Contributor Lou Haylett braved the bleak winter months to train for the 30th edition of the Brighton Half, and the weather proved appropriate race day preparation!
I am not a regular long distance runner – so a half marathon is a big deal in my much more leisurely, shorter running world. I signed up for The Grand Brighton Half 2020 in February to give me some winter motivation to keep getting out and about during the chillier, bleaker months. This it did – sometimes with me cursing, sometimes with more of a spring in my step. Overall my training plan of 3 runs a week, increasing my longer runs each week by a mile – starting from 5 miles and going to 12 miles seemed to work.
As race day arrived, it was clear the weather was going to be both a blessing and a curse. Initially I was slightly dreading the stormy conditions predicted, with heavy rain and winds. Fortunately on the day it was mostly dry and the wind was downgraded to just 40mph! Given the course essentially goes on 3 out and back loops, I reckoned half the time I’d be battling the wind, and the other half I’d be blown around the course. It seems some were put off by the weather forecast as although over 12,000 runners had registered, only about 8000 ran on the day. It still felt nicely busy on the course and despite the weather, there was good support from lots of hardy, wind swept souls.
Overall, the Brighton Half race organization and lovely volunteers all along the course were excellent. There was a great atmosphere heading into the race village on the morning. My only gripe was the way the start was set up. Thinking we had left plenty of time to get to the start and drop off bags, go to the toilet, get to the right timing pen – everything suddenly clogged up with runners and spectators and we became stuck in a human jam. We were not alone in almost missing the start. But an unceremonious flinging of myself over the barriers got me in position just in time! A little more stressed than I would have liked to have been, but then we were off and that was all forgotten.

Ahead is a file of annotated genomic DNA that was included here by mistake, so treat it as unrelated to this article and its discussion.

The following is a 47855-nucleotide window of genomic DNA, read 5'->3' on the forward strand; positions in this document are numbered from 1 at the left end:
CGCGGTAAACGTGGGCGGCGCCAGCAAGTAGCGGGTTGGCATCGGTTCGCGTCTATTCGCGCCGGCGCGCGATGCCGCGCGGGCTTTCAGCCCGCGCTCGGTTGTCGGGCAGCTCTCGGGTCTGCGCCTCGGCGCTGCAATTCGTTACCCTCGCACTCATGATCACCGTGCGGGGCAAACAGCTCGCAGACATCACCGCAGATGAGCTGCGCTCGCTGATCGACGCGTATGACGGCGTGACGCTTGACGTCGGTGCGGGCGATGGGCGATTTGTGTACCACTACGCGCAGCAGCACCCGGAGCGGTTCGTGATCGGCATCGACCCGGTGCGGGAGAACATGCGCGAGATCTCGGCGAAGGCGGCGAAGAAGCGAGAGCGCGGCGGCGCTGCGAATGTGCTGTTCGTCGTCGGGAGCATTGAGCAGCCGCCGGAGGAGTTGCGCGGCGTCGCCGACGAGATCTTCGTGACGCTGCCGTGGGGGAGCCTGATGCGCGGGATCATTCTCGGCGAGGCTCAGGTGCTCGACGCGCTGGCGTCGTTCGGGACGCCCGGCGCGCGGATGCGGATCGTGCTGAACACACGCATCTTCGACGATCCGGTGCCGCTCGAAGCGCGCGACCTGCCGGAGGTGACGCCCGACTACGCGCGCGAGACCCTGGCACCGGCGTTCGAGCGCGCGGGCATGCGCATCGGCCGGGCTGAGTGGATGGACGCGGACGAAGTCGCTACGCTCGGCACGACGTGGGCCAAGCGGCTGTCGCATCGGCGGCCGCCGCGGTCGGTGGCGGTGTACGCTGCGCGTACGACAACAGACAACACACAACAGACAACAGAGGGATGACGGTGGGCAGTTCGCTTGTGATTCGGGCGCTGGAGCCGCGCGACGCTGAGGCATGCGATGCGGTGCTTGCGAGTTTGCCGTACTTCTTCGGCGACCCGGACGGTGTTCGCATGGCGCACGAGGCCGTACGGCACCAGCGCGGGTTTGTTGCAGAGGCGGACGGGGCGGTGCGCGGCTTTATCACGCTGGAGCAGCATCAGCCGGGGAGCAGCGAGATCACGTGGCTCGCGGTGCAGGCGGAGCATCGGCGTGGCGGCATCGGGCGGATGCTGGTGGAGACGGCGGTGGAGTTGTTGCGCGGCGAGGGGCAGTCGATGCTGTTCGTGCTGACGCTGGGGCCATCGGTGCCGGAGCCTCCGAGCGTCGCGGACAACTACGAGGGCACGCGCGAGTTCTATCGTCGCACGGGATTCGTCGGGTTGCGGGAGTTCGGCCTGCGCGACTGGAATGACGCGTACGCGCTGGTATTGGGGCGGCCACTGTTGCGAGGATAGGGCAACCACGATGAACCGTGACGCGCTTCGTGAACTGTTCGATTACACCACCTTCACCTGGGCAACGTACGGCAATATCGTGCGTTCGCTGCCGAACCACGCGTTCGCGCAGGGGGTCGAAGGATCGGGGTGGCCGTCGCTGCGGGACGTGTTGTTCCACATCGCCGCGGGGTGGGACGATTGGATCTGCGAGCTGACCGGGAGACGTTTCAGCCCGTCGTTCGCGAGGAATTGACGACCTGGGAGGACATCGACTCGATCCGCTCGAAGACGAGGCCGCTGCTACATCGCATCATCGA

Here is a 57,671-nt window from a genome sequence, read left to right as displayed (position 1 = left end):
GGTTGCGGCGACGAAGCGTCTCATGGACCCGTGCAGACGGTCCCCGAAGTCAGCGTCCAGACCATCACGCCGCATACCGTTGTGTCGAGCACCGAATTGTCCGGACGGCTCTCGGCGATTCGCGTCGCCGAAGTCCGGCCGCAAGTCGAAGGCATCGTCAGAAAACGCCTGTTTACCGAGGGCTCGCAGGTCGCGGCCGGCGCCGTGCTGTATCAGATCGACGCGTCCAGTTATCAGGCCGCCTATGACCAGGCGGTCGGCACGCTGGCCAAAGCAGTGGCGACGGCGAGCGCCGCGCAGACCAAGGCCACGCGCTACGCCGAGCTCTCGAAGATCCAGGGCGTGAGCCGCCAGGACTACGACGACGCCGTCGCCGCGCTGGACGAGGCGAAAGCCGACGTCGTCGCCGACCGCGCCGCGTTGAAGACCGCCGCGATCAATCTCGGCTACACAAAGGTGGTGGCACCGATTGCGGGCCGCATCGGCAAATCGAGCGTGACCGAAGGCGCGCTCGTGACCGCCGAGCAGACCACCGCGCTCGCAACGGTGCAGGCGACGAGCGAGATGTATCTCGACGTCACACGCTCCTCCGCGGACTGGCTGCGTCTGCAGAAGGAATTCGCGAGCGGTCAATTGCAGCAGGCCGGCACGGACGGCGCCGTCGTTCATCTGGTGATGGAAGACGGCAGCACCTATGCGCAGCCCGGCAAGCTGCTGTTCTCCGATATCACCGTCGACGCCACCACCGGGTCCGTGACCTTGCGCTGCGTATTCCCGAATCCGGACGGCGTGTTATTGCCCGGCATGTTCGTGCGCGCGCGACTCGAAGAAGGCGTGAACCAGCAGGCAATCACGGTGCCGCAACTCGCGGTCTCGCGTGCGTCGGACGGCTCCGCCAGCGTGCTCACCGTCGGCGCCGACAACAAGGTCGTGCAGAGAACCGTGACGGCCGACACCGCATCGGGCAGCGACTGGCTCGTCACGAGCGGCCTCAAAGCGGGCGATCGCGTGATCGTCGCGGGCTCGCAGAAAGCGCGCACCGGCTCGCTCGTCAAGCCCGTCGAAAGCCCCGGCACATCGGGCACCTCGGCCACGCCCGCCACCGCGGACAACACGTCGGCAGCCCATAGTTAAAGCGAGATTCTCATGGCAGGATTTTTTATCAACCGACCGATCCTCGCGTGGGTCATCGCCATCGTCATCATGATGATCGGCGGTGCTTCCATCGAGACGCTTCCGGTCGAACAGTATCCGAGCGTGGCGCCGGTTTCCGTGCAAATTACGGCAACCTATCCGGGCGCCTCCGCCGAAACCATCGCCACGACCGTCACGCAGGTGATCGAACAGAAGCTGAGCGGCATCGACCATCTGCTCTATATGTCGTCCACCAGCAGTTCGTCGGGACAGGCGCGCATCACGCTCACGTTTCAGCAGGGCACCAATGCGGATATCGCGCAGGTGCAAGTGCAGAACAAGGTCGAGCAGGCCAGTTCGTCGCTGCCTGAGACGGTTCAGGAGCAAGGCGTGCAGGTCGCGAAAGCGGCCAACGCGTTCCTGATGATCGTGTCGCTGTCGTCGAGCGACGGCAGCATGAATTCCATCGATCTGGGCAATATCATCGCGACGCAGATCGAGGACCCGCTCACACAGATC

I really enjoyed the course. The first ‘loop’ headed up and out of Brighton towards Ovingdean (probably the biggest hill in the race) and magically the wind was behind us all the way up. It made what could have felt quite a challenging initial climb up the cliff tops, almost exhilarating. Helped by chatting to a lady who had a massive breast filled with balloons strapped to her back running for Breast Cancer. Throughout the course there were lots of charity runners which is always great to see and know money is being raised for lots of good causes. On the way back down the hill, we were running into the wind, but that’s fine when gravity is helping you along. At the bottom of the hill we came back past the start area and headed into the Brighton centre loop running past the Brighton Palace Pier and Brighton Pavilion. There were big crowds all along here, I particularly enjoyed reading the signs people were holding, my favourite being ‘You’re Running Better than the Government!’ At the end of this loop, we were about half way and we headed out along the front towards Hove. This bit was definitely the hardest bit, as we were running into the wind which was pretty feisty and at the time it did seem a long never ending road.
However there were supporters all the way along, and there was some great musical moments along here… The Grand Brighton Hotel had lots of live singers including The Sundaes looking and sounding splendid! There was also an amazing drumming band which I would have happily had following me the whole way round. I especially appreciated seeing my husband and boys braving the blustery weather along here – it lifted me at just the right time. Finally we made the turn back towards Brighton and past the Mile 10 point. Luckily the wind was behind us for the last – and arguably hardest – 3 miles. We were running along the promenade, past all the colourful beach huts, with the waves crashing right next to us. Still more supporters all along here, and it was great to finish the race back where we started, in the heart of Brighton.
At the end I was lucky to have access to The Sussex Beacon’s tent which had a great atmosphere full of Beacon runners and supporters – the cup of tea, and bacon roll were much appreciated. The Sussex Beacon are the race organizers, a charity offering vital care and support for people living with HIV. Whilst seeking refuge from the wind in their tent, I had a text confirming my time 2:11:39. I’d been hoping for sub 2hrs30 so I was really pleased with my time – the wind had definitely helped.
Overall the Brighton Half was a race I really enjoyed and would definitely do it again.
Find out more about the race and find out about 2021 entry soon here: www.brightonhalfmarathon.com/